Sex Impacts Pain Relief Benefits of Marijuana


Although indications for medicinal marijuana differ by state, pain is a common condition behind a prescription. But the pain relief effects appear to be greater in men.

hospital medicine, pain management, addiction medicine, chronic pain, pharmacy, marijuana, cannabis, medicinal

Although indications for medicinal marijuana differ by state, pain is a common condition behind a prescription. But the pain relief effects of cannabis differ by gender, according to a new study from Columbia University Medical Center (CUMC), and men reap more of the benefits.

“Preclinical evidence has suggested that the experience of pain relief from cannabis-related products may vary between sexes, but no studies have been done to see if this is true in humans,” Ziva Cooper, PhD, associate professor of clinical neurobiology (in psychiatry) at CUMC, said in a news release.

Using 21 male and 21 female recreational smokers, the researchers set out to understand the subjective and physiological effects of marijuana in a double-blind study. The participants were split to receive active cannabis (3.56% to 5.60% tetrahydrocannabinol (THC)) or inactive marijuana (0% THC).

  • Related: Medical Marijuana Cuts Migraine Frequency in Half

The Cold-Pressor Test (CPT), where patients immersed their hands in 39°F water, measured pain response. The analysis reported how long it took to report pain (pain sensitivity) and the number of times the participants took their hand out of the cold water.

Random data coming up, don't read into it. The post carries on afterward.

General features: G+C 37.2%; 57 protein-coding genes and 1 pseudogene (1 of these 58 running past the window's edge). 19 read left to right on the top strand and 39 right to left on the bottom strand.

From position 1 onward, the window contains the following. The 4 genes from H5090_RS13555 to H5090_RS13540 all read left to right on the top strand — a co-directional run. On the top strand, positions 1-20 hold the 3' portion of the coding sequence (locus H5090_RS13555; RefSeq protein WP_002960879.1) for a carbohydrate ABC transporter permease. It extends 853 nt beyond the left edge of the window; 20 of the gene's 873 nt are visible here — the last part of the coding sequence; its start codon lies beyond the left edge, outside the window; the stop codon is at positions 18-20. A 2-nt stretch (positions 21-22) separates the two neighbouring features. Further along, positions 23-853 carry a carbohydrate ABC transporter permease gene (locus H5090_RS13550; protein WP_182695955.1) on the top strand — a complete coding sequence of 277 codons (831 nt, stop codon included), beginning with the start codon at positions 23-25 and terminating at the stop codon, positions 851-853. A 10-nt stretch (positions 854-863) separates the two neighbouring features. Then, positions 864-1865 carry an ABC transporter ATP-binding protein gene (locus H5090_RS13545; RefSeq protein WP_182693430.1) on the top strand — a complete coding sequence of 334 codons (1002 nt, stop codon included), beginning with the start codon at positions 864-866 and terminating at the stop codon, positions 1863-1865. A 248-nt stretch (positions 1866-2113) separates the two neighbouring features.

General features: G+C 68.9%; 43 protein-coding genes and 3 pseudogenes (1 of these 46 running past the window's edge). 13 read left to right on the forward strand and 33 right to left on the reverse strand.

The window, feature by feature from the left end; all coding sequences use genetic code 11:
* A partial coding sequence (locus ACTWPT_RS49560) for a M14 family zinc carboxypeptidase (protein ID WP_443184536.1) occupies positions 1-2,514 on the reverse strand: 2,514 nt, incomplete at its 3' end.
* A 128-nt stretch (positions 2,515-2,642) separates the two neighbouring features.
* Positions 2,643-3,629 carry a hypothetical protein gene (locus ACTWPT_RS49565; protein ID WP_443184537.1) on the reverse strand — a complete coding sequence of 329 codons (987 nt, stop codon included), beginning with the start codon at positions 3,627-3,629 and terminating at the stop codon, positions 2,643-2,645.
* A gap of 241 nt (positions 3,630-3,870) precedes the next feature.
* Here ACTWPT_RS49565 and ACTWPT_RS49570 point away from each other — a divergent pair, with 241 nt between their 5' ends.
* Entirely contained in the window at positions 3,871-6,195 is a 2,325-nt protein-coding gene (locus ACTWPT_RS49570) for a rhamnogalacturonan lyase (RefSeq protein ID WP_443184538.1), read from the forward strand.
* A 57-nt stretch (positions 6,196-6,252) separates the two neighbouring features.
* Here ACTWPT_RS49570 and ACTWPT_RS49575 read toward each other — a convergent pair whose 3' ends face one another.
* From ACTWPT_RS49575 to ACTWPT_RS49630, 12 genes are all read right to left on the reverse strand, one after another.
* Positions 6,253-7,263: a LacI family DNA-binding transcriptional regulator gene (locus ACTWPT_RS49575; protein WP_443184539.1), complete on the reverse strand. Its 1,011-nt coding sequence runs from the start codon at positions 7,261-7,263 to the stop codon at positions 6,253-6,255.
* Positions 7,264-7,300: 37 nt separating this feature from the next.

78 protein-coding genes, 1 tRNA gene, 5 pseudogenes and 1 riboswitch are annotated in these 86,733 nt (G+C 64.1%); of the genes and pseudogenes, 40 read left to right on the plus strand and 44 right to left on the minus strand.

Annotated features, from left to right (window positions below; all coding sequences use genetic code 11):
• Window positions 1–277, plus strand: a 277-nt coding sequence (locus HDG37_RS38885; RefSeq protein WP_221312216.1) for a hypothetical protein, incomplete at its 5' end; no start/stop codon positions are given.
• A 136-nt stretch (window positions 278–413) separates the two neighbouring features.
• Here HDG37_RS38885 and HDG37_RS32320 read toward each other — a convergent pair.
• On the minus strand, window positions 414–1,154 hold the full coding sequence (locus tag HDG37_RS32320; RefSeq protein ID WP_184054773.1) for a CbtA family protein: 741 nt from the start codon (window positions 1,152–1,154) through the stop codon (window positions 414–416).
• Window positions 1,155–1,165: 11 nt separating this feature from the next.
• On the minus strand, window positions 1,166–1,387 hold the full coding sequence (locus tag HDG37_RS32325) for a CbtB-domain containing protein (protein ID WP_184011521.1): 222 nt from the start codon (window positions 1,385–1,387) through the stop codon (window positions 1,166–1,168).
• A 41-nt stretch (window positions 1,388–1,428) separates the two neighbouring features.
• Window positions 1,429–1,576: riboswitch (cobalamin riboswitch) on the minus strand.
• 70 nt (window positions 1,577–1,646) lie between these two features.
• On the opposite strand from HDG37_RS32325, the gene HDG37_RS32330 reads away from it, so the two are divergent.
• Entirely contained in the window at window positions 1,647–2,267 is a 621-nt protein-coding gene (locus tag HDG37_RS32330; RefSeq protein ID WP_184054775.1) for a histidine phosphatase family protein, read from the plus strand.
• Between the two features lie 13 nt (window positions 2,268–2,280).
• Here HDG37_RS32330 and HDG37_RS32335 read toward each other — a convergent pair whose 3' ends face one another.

Active cannabis, compared to inactive, significantly reduced pain in men, but pain sensitivity was not reduced in women. Both sexes did, however, experienced an increase in pain tolerance immediately after smoking marijuana.

In addition, men and women smoking active cannabis had increased subjective ratings when it came to drug strength, feeling “high,” and abuse liability like “good drug effect.”

The findings, published in the journal Drug and Alcohol Dependency, indicate that sex is an independent factor of cannabis effects.

“This study underscores the importance of including both men and women in clinical trials aimed at understanding the potential therapeutic and negative effects of cannabis, particularly as more people use cannabinoid products for recreational or medical purposes,” Cooper concluded.

Also on MD Magazine >>> Medical Marijuana Reduces Opioid Use for Chronic Pain

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